Problem is we've got around 30%-40% of the electorate with their brains disabled by ideology.

  • On 19 Oct 2014 in ALERT! Obama Signs Executive Order to Microchip All Credit Cards Read more at ht, Bellingham Bill said:

    oh noes this is clearly the end of the world

    oh wait it's not "all" cards just government-issued cards

    I'm really embarrassed to have to share a country with you dumbshits

  • On 18 Oct 2014 in , Bellingham Bill said:

  • On 18 Oct 2014 in , Bellingham Bill said:

    Should be a law that the monthly rent cannot be greater than 30% of the previous month's after-tax household income.

    Lease or no lease, LOL. LLs would have the right to evict tenants if they can find another tenant willing to pay the lease amount, or greater, but otherwise would have to suck it.

    That'd oughtta drive the bloodsuckers out of the housing sector.

  • On 16 Oct 2014 in Whiny time: When will real estate prices ever make any sense?, Bellingham Bill said:

    I don't think the boomers are going to want to vacate their existing houses to relocate to apartments.

    Gen Y is age 14-32 now, which means our existing housing stock is going to start having to house BOTH the boomers and their demographic echo now.

    Plus us Xers, too.

    Sometime next decade the boomer die-off will begin in earnest (they're age 50-68 now) which will both enrich Gen Y through asset inheritance and also free up the housing supply.

  • On 16 Oct 2014 in Collapse of the 10 Year Note Yield and What it Means to You, Bellingham Bill said:

    hanera says

    House supported economy growth is not good.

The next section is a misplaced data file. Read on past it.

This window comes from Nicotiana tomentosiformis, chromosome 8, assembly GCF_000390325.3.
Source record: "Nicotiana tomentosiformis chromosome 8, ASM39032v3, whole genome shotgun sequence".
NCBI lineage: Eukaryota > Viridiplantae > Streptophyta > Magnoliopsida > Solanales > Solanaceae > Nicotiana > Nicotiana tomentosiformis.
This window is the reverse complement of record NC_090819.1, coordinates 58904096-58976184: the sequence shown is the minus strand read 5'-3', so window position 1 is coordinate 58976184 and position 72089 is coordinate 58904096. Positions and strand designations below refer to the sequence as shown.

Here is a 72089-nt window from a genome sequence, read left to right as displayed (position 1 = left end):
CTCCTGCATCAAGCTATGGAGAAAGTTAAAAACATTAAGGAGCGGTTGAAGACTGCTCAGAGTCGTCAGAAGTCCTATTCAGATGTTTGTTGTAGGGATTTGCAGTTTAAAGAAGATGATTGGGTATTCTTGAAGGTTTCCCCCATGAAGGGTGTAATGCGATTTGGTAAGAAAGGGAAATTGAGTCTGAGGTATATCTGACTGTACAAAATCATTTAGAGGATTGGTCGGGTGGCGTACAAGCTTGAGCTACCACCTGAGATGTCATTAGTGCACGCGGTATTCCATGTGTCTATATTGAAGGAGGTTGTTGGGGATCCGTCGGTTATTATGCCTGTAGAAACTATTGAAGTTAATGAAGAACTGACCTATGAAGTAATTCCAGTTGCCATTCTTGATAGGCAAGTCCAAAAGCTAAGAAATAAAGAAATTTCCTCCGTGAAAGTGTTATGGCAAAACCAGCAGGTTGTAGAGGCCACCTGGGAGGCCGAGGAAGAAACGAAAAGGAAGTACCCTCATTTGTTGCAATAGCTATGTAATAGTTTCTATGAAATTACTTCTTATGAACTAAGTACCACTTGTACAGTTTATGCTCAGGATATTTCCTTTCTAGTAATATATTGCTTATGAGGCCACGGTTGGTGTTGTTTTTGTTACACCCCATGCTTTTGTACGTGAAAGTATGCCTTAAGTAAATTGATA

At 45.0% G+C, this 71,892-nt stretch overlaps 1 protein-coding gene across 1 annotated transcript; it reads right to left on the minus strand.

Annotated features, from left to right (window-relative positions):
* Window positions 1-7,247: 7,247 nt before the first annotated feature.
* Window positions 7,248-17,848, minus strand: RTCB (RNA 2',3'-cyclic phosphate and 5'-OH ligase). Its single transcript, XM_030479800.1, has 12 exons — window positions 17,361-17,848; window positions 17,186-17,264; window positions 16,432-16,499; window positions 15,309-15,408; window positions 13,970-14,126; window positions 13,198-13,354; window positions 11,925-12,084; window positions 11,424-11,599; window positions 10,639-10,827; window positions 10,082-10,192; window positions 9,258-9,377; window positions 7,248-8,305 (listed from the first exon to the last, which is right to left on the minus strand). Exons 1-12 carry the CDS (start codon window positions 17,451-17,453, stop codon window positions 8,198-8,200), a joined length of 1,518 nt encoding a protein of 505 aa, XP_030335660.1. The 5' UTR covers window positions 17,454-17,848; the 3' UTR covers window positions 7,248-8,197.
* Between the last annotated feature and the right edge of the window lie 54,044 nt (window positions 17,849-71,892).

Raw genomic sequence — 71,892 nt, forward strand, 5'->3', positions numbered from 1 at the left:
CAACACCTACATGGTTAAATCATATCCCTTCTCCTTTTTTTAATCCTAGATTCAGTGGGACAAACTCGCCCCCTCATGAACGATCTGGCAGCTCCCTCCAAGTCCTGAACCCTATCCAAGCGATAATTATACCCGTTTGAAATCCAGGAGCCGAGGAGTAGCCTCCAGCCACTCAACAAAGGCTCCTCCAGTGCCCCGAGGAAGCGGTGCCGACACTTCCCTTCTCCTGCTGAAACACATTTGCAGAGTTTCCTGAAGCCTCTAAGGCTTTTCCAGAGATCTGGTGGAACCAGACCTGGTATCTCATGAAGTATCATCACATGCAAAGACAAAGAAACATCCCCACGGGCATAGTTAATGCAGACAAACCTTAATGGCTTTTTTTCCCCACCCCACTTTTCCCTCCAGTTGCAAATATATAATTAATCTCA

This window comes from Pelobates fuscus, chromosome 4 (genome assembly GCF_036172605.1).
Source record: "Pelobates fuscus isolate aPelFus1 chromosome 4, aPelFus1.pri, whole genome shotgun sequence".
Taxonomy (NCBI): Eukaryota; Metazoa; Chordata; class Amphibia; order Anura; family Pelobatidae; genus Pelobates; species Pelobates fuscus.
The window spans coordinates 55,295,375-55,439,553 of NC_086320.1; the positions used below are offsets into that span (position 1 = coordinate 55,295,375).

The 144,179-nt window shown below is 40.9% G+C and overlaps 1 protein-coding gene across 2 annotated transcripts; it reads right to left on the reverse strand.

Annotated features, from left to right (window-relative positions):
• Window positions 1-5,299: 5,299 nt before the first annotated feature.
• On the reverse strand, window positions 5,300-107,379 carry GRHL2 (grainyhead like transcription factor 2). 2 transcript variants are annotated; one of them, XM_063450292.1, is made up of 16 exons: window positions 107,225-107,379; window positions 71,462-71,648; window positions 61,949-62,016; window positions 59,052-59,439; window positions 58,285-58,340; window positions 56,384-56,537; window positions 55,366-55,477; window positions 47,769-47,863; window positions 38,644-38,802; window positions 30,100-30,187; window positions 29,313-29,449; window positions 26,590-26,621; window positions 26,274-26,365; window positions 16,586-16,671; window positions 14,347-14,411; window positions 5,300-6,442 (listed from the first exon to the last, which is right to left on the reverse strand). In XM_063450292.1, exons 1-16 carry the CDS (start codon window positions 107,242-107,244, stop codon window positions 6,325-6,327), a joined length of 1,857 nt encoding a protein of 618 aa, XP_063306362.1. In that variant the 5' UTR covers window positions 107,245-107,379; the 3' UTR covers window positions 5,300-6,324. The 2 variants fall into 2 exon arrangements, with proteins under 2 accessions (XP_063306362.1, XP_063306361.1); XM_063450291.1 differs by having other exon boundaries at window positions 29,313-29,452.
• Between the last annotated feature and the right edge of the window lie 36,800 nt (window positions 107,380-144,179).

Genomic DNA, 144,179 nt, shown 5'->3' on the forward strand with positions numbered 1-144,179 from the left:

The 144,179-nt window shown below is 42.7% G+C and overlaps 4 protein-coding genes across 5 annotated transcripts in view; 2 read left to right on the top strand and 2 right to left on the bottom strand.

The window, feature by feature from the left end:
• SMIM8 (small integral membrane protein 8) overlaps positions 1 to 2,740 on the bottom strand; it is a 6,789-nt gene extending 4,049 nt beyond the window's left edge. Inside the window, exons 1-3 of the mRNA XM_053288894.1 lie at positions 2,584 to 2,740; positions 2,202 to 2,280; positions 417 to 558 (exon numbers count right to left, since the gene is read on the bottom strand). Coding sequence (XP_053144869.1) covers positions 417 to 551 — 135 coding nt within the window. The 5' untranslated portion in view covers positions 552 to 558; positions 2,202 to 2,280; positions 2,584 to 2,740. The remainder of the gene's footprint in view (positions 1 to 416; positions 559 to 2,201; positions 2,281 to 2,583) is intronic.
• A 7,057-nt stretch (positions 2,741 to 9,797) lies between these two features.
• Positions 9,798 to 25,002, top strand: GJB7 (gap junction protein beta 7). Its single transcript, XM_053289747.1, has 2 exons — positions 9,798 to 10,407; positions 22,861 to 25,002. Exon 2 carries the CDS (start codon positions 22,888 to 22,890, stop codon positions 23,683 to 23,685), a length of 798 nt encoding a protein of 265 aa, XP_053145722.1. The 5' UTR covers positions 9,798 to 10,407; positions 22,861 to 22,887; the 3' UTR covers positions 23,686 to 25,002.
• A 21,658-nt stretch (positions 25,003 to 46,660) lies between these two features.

yes, housing (after the basics are taken care of) is mere consumption not exportable wealth-creation, which should be our actual national priority.

    real per-capita (age 25-54) trade deficit

  • On 16 Oct 2014 in Collapse of the 10 Year Note Yield and What it Means to You, Bellingham Bill said:

    Logan Mohtashami says

    Top 1% save 40% of their income in 2012, bottom 90% save nothing at all. Amazing. How can the economy handle this?

    real per-capita (age 25-54) total government spending

    that's the glue that holds our fallen economy together. If the GOP takes over the system in 2016, I expect it to expand actually.

    But if we continue with divided government as we have now, I expect the spending standoff to continue.

    Both expectations are based on the 1990s pattern here.

  • On 13 Oct 2014 in Wealth Inequality destroys Societies, Bellingham Bill said:

    Also, I was reading on how Stalin ran the USSR 1927 ~ 1953. I'd known about the Ukrainian holodomor, the party and Red Army purges of the late 1930s, but didn't realize how thorough he was in basically liquidating anyone who was a potential threat to his personal control of the Communist Party.

    This went well beyond what the Nazis did to terrorize Germany, Stalin and his henchmen actively went after their Communist Party brethren directly, since Stalin rose from relative obscurity in the 1920s and the people like Trotsky knew he wasn't any mainspring of the revolution, just a man willing to out-thug anyone else.